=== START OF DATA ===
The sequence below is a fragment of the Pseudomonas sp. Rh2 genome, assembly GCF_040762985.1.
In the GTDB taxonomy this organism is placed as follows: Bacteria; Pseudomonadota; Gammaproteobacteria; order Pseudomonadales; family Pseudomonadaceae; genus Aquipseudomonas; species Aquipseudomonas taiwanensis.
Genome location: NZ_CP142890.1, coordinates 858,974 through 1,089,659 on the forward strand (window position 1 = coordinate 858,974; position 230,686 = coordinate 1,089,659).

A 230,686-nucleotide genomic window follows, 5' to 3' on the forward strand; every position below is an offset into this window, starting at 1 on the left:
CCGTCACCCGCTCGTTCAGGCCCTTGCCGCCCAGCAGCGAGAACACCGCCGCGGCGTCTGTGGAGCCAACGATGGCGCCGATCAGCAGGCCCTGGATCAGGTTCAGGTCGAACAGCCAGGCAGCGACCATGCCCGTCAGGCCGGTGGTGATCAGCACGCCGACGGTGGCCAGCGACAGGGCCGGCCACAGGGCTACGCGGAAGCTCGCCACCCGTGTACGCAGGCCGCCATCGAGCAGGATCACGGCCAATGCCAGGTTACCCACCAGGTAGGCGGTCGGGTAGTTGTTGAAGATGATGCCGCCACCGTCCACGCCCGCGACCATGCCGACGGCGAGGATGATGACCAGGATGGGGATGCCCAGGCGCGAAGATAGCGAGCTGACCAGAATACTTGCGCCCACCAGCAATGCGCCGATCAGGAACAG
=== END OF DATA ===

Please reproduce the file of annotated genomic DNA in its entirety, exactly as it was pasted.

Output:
The sequence below is a fragment of the Pseudomonas sp. Rh2 genome, assembly GCF_040762985.1.
In the GTDB taxonomy this organism is placed as follows: Bacteria; Pseudomonadota; Gammaproteobacteria; order Pseudomonadales; family Pseudomonadaceae; genus Aquipseudomonas; species Aquipseudomonas taiwanensis.
Genome location: NZ_CP142890.1, coordinates 858,974 through 1,089,659 on the forward strand (window position 1 = coordinate 858,974; position 230,686 = coordinate 1,089,659).

A 230,686-nucleotide genomic window follows, 5' to 3' on the forward strand; every position below is an offset into this window, starting at 1 on the left:
CCGTCACCCGCTCGTTCAGGCCCTTGCCGCCCAGCAGCGAGAACACCGCCGCGGCGTCTGTGGAGCCAACGATGGCGCCGATCAGCAGGCCCTGGATCAGGTTCAGGTCGAACAGCCAGGCAGCGACCATGCCCGTCAGGCCGGTGGTGATCAGCACGCCGACGGTGGCCAGCGACAGGGCCGGCCACAGGGCTACGCGGAAGCTCGCCACCCGTGTACGCAGGCCGCCATCGAGCAGGATCACGGCCAATGCCAGGTTACCCACCAGGTAGGCGGTCGGGTAGTTGTTGAAGATGATGCCGCCACCGTCCACGCCCGCGACCATGCCGACGGCGAGGATGATGACCAGGATGGGGATGCCCAGGCGCGAAGATAGCGAGCTGACCAGAATACTTGCGCCCACCAGCAATGCGCCGATCAGGAACAG